Monthly Musing – October 2018 – Independence

“Bye Mum, you can go now!”

Small daughter was going out for the day with her Girl Guide unit and having dropped her off at the railway station to meet the rest of the group, I was now surplus to requirements.

At first, I used to worry about her going out for the day in such a big group – they usually travel by public transport and often a fair distance to water park, city museums or, in this case, Cadbury World in Birmingham (I’m not sure if I felt more sorry for the staff welcoming the group or the leader returning home with chocolate-filled girls!).  However, I soon learnt that the Guide leader has absolute control over her excitable charges and yet still manages to give them the impression of having more freedom than they might usually get.  It’s a skill that not everyone has, but our Guide leader has in bucketfuls.  The fact that the girls adore her obviously helps, but she’s calm yet firm, relaxed yet vigilant and has a knack for surreptitious boundary-making.

At an international camp in the summer which the unit attended with over 6,000 Scouts and Guides camping together on a huge estate, the Guide leader was able to let the girls walk about on their own to make new friends whilst still knowing exactly where they all were.  At the end of camp disco, she avoided being one of the leaders dancing awkwardly next to her group of girls to keep an eye on them by sending them all off with giant inflatables to wave in time to the music – and whilst there may have been other inflatable dolphins, hammers and pirate swords being brandished, our group was delighted to be the
only ones with enormous li-los, not realising that their individuality made them easily recognisable.  A genius move, I thought, and I told the Guide
leader so.

If we are very lucky, we find other people who can help to teach our children to grow into independent, strong-minded adults by building them up, letting them think for themselves and encouraging them to behave in ways that will serve them well in the future.  It’s especially important for girls, I think – self-confidence is often at an all-time low during teenage years and it takes patience and persistence to change conditioned thinking to bring out the best in our young women.  This advert always brings a tear to my eye because it is absolutely true.

Recently, small daughter has been reading this book, bought for her by my husband who is keen to encourage both our girls to be strong-minded, independent women.  She’s been fascinated by the stories of women and girls who have stepped outside of their everyday lives to do something extraordinary and we’ve seen her reading the book late into the night.  Our household conversations are already becoming debates which challenge the “norm” but whilst we might sometimes wish for quieter conversations, it’s thinking past what is accepted behaviour now that will make changes in the future.

I am learning not to worry as I wave small daughter goodbye at the station, confident in the knowledge that the Guide leader she travels with now is helping to teach her to travel her own path in the future – and who knows where that will lead her?

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8 Responses

  1. Julie says:

    My granddaughter had an amazing newly qualified Young lady teacher who really changed her life in a school year, she went from being a very timid and nervous 6 year old in the classroom to a confident and questioning 7 year old. I do feel this new teacher will go far in her profession, she's so natural.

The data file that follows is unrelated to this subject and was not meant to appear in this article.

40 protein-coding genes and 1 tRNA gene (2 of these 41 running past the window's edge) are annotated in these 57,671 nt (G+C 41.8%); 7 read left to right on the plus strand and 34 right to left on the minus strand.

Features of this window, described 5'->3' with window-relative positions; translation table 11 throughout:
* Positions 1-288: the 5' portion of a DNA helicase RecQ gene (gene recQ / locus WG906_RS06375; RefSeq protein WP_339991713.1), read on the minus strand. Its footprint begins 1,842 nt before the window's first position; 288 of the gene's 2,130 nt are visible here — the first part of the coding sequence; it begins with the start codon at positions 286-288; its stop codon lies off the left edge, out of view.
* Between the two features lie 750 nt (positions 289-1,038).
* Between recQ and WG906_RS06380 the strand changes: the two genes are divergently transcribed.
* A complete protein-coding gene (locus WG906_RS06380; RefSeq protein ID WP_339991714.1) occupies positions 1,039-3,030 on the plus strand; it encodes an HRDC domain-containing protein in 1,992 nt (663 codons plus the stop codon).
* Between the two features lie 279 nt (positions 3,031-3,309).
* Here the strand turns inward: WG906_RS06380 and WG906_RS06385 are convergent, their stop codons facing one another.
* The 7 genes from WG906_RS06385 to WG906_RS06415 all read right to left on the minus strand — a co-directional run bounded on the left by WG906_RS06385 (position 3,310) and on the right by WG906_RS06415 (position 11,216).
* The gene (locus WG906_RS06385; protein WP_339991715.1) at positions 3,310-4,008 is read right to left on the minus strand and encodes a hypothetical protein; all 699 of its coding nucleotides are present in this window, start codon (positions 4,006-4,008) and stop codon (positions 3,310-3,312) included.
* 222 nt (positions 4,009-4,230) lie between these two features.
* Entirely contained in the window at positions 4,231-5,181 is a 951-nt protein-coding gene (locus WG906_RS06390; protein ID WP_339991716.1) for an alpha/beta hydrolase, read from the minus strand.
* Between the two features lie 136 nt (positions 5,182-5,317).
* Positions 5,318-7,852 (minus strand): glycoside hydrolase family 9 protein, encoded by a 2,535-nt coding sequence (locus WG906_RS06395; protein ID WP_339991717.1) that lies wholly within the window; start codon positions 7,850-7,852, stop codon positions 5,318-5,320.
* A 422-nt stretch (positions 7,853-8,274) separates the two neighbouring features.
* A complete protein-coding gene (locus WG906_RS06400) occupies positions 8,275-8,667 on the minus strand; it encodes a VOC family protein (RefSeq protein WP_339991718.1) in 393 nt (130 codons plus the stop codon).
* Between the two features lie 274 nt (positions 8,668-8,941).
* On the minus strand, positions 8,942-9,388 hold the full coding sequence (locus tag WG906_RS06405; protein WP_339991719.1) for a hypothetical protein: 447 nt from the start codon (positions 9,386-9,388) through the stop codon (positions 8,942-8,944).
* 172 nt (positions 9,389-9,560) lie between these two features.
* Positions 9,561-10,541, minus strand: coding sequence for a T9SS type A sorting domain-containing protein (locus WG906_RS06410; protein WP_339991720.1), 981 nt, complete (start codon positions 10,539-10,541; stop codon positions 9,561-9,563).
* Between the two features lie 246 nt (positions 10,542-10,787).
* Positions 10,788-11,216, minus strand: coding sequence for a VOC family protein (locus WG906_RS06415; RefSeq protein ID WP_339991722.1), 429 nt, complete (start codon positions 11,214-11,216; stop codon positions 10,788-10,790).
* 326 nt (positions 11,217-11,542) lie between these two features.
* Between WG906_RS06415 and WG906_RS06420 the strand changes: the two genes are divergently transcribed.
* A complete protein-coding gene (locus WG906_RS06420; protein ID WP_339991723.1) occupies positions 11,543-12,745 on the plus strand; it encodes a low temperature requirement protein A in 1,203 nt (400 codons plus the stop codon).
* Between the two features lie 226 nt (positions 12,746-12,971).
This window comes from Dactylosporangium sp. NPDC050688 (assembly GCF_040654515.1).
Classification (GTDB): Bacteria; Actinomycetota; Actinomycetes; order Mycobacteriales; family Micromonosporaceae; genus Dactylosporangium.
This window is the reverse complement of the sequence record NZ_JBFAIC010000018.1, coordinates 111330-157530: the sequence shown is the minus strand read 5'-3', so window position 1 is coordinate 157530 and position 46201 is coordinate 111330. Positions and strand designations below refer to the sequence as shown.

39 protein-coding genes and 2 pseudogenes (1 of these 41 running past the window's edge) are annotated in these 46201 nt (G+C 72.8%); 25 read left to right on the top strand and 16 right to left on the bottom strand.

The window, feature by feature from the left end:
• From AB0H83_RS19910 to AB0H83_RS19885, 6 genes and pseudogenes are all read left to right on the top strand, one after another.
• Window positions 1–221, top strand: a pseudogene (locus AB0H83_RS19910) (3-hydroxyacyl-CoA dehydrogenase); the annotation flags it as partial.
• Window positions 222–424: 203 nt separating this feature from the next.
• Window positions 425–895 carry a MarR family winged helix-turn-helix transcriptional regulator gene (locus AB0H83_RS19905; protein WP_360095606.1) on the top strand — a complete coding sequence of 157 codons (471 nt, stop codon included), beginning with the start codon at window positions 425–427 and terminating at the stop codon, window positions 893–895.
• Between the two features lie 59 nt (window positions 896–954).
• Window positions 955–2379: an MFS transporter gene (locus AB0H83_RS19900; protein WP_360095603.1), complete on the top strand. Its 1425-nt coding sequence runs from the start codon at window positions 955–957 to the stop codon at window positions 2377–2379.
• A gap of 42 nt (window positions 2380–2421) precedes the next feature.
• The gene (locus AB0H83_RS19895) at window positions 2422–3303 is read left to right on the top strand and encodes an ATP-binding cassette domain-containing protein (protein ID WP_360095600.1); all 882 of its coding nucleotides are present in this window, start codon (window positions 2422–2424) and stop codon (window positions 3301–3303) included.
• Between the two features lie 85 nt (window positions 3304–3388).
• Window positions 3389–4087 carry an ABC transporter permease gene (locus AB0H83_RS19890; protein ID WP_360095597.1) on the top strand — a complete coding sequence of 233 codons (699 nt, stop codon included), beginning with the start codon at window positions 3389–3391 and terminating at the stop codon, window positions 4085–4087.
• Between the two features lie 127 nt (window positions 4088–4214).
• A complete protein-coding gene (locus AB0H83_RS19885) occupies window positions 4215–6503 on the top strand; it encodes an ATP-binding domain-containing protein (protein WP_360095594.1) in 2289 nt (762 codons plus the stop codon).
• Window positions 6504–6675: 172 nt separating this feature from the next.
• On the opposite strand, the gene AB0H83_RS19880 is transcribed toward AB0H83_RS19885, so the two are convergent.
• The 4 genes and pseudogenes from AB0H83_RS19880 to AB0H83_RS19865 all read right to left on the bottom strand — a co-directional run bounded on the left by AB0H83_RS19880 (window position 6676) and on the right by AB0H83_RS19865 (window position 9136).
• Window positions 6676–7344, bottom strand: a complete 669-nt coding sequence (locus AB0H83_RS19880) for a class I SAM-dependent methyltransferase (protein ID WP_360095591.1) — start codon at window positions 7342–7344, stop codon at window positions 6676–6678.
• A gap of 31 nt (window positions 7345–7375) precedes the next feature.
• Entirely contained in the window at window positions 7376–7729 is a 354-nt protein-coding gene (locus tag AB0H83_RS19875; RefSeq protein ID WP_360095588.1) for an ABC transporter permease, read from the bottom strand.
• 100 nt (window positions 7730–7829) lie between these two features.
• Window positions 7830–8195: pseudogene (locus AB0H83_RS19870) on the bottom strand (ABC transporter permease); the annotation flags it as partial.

Girl guides is wonderful for youngsters, hope younger daughter enjoyed her choccie day out.

  2. Susan Rayner says:

    A wonderful blog! I had never seen the Always ad before and it horrified me until I got to the end! Bu how many people watch to the end to get the message! Also I was a Girl Guide and now wonder if my parents worried about the expeditions we did and the freedom we had – this was in the late 50s early 60s and we did a lot! I think both your daughters have a great role model and lots of encouragement and are very lucky!!

  3. Unknown says:

    Love this blog post. Just shared the advert on Facebook and I hardly ever post anything any more

  4. janilizi says:

    Love this blog post, I am a Guide Leader have been for 30years and I still feel as privileged now as I did in the beginning to be apart if girls lives seeing them grow and develop and do amazing things.

  5. Charlotte says:

    I’m buying that book for my nieces. The power of words can never be underestimated and that that advert is a great example. Thank you for this post 🙂

  6. happy hooker says:

    This post made me think of the saying "Give your children roots and wings." You're doing just that. It's sometimes hard watching your "babies" make their way in the world, but that's what being a parent is all about. Sounds like your daughter is growing into a confident, self-assured young woman.

  7. Unknown says:

    Our daughter loves the book. There is also a second one out now too. It sparked so many conversations and really helped her to realise that anyone from any walk of life could do amazing things. When she sees issues arise at school, she now raises them with staff and helps find solutions. I'm certain it is because of this book that she feels she can and should.

  8. lilac73 says:

    I hadn't seen the advert before, or seen the book – I'll be buying the book for my boys and nieces. As a Brownie/Ranger leader – thankyou, for trusting fellow leaders with your daughter. Watching the girls develop, giving them challenges and adventures and opportunities gives us so much too. The reward of seeing someone grow and enjoy what they're doing is why the majority of leaders I know do it. Knowing that parents (and girls) appreciate what we do mashes it even better.

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